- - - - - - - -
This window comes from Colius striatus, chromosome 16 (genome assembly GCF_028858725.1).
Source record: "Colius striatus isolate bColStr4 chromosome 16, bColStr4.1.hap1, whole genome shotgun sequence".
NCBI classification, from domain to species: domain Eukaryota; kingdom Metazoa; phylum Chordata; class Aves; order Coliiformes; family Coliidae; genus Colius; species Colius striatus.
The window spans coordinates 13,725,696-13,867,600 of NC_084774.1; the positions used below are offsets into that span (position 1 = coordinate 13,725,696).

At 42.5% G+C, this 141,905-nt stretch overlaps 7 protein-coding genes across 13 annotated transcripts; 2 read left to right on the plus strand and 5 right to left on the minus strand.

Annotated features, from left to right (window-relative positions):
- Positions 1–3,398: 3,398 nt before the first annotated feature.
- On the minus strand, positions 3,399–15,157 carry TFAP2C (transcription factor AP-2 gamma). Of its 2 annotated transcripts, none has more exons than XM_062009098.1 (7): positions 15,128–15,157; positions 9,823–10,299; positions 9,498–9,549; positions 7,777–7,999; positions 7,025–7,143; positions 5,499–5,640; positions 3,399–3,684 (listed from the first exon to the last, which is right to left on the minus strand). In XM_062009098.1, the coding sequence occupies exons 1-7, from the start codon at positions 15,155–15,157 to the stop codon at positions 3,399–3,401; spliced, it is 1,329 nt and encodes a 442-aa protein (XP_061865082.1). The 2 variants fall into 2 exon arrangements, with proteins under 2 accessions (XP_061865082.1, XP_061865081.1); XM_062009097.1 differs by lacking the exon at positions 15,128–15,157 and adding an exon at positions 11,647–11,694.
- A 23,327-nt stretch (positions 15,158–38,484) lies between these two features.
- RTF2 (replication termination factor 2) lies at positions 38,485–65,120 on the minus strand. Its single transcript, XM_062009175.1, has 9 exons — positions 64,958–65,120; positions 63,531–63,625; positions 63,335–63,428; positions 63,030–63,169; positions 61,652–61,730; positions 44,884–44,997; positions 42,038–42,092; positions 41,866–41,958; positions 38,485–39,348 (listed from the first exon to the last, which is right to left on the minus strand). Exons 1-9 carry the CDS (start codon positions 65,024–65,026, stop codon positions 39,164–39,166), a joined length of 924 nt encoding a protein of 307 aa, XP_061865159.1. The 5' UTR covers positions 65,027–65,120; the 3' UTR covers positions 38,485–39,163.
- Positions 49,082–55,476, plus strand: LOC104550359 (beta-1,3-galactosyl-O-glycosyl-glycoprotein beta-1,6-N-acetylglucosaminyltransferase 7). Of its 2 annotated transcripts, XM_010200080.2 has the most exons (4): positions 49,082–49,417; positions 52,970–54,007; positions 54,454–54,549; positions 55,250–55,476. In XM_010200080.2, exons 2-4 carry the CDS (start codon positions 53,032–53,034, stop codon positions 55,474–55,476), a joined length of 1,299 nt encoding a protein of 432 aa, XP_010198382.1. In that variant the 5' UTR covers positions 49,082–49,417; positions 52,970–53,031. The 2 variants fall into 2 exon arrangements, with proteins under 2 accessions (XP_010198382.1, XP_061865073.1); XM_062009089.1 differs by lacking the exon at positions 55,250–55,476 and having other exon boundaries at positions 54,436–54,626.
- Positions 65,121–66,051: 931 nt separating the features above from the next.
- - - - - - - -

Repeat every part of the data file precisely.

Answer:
This window comes from Colius striatus, chromosome 16 (genome assembly GCF_028858725.1).
Source record: "Colius striatus isolate bColStr4 chromosome 16, bColStr4.1.hap1, whole genome shotgun sequence".
NCBI classification, from domain to species: domain Eukaryota; kingdom Metazoa; phylum Chordata; class Aves; order Coliiformes; family Coliidae; genus Colius; species Colius striatus.
The window spans coordinates 13,725,696-13,867,600 of NC_084774.1; the positions used below are offsets into that span (position 1 = coordinate 13,725,696).

At 42.5% G+C, this 141,905-nt stretch overlaps 7 protein-coding genes across 13 annotated transcripts; 2 read left to right on the plus strand and 5 right to left on the minus strand.

Annotated features, from left to right (window-relative positions):
- Positions 1–3,398: 3,398 nt before the first annotated feature.
- On the minus strand, positions 3,399–15,157 carry TFAP2C (transcription factor AP-2 gamma). Of its 2 annotated transcripts, none has more exons than XM_062009098.1 (7): positions 15,128–15,157; positions 9,823–10,299; positions 9,498–9,549; positions 7,777–7,999; positions 7,025–7,143; positions 5,499–5,640; positions 3,399–3,684 (listed from the first exon to the last, which is right to left on the minus strand). In XM_062009098.1, the coding sequence occupies exons 1-7, from the start codon at positions 15,155–15,157 to the stop codon at positions 3,399–3,401; spliced, it is 1,329 nt and encodes a 442-aa protein (XP_061865082.1). The 2 variants fall into 2 exon arrangements, with proteins under 2 accessions (XP_061865082.1, XP_061865081.1); XM_062009097.1 differs by lacking the exon at positions 15,128–15,157 and adding an exon at positions 11,647–11,694.
- A 23,327-nt stretch (positions 15,158–38,484) lies between these two features.
- RTF2 (replication termination factor 2) lies at positions 38,485–65,120 on the minus strand. Its single transcript, XM_062009175.1, has 9 exons — positions 64,958–65,120; positions 63,531–63,625; positions 63,335–63,428; positions 63,030–63,169; positions 61,652–61,730; positions 44,884–44,997; positions 42,038–42,092; positions 41,866–41,958; positions 38,485–39,348 (listed from the first exon to the last, which is right to left on the minus strand). Exons 1-9 carry the CDS (start codon positions 65,024–65,026, stop codon positions 39,164–39,166), a joined length of 924 nt encoding a protein of 307 aa, XP_061865159.1. The 5' UTR covers positions 65,027–65,120; the 3' UTR covers positions 38,485–39,163.
- Positions 49,082–55,476, plus strand: LOC104550359 (beta-1,3-galactosyl-O-glycosyl-glycoprotein beta-1,6-N-acetylglucosaminyltransferase 7). Of its 2 annotated transcripts, XM_010200080.2 has the most exons (4): positions 49,082–49,417; positions 52,970–54,007; positions 54,454–54,549; positions 55,250–55,476. In XM_010200080.2, exons 2-4 carry the CDS (start codon positions 53,032–53,034, stop codon positions 55,474–55,476), a joined length of 1,299 nt encoding a protein of 432 aa, XP_010198382.1. In that variant the 5' UTR covers positions 49,082–49,417; positions 52,970–53,031. The 2 variants fall into 2 exon arrangements, with proteins under 2 accessions (XP_010198382.1, XP_061865073.1); XM_062009089.1 differs by lacking the exon at positions 55,250–55,476 and having other exon boundaries at positions 54,436–54,626.
- Positions 65,121–66,051: 931 nt separating the features above from the next.